Shifting Northern Hazes on Titan

The hazy atmosphere of Titan. Image credit: NASA/JPL/SSI. Click to enlarge
This beautiful photograph shows how the hazy atmosphere on Saturn’s moon Titan is broken up into many layers. Titan’s north pole is at the upper left in this picture. Cassini took this image on March 16, 2006 when it was approximately 1.2 million kilometers (800,000 miles) from Titan.

The complex and dynamic atmosphere of Titan displays multiple haze layers near the north pole in this view, which also provides an excellent look at the detached stratospheric haze layer that surrounds the moon at lower latitudes.

North on Titan (5,150 kilometers, or 3,200 miles across) is up and rotated 20 degrees to the left.

The image was taken with the Cassini spacecraft narrow-angle camera on March 16, 2006, using a filter sensitive to wavelengths of ultraviolet light centered at 338 nanometers. The image was obtained at a distance of approximately 1.2 million kilometers (800,000 miles) from Titan and at a Sun-Titan-spacecraft, or phase, angle of 68 degrees. Image scale is 7 kilometers (5 miles) per pixel.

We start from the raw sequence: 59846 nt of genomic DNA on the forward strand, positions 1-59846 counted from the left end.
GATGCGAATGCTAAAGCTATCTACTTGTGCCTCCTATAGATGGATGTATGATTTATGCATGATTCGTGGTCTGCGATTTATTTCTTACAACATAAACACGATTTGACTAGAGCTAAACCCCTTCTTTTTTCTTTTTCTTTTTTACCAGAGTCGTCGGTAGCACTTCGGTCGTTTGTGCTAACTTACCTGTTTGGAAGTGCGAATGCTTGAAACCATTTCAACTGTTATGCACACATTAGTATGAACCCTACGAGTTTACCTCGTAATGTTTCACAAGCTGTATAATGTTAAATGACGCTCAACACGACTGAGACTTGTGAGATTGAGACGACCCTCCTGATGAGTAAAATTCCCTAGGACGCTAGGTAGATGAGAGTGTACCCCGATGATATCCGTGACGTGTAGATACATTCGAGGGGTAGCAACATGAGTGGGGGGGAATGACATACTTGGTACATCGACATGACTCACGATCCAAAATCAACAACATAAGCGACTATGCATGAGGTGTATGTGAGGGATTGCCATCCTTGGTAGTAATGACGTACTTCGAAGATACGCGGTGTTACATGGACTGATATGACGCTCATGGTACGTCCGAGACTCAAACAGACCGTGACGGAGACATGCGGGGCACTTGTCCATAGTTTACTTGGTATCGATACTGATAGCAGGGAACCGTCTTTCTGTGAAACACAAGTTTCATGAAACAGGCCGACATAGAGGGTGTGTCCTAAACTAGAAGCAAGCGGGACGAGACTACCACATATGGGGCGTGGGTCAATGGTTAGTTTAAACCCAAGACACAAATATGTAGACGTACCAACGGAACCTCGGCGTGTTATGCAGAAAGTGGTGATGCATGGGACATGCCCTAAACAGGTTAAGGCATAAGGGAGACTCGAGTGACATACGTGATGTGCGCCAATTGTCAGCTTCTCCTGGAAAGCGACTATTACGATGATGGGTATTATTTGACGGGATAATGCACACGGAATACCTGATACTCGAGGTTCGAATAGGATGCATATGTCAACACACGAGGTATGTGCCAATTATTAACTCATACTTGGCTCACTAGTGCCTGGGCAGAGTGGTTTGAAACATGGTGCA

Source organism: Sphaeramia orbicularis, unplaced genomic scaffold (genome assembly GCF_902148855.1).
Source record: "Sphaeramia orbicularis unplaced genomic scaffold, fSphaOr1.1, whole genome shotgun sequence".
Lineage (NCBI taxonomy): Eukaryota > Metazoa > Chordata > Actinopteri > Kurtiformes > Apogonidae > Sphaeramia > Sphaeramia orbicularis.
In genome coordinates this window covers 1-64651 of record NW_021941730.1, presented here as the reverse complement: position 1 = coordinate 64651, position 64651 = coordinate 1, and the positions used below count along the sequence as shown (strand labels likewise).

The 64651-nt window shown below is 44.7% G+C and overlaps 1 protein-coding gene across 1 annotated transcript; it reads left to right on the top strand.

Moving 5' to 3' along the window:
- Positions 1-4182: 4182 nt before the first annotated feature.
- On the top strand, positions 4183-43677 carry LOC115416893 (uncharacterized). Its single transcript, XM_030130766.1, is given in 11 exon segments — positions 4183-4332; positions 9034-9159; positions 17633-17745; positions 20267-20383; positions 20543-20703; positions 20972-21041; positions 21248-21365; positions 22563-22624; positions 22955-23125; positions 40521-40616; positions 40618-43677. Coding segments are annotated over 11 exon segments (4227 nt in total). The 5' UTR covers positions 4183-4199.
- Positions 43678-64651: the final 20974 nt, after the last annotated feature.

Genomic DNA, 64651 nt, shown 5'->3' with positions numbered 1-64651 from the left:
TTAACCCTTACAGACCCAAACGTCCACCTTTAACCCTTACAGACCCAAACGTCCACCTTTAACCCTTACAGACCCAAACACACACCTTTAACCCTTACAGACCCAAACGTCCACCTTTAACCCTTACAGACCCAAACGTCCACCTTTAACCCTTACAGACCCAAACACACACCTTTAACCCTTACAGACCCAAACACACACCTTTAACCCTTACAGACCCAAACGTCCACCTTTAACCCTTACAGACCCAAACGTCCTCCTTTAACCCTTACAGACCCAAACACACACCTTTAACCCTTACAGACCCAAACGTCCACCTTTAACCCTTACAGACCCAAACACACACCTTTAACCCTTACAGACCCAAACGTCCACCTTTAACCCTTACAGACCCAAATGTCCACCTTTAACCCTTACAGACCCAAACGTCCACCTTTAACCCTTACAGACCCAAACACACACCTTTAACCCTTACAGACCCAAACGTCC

The Cassini-Huygens mission is a cooperative project of NASA, the European Space Agency and the Italian Space Agency. The Jet Propulsion Laboratory, a division of the California Institute of Technology in Pasadena, manages the mission for NASA’s Science Mission Directorate, Washington, D.C. The Cassini orbiter and its two onboard cameras were designed, developed and assembled at JPL. The imaging operations center is based at the Space Science Institute in Boulder, Colo.

For more information about the Cassini-Huygens mission visit . The Cassini imaging team homepage is at .

Original Source: NASA/JPL/SSI News Release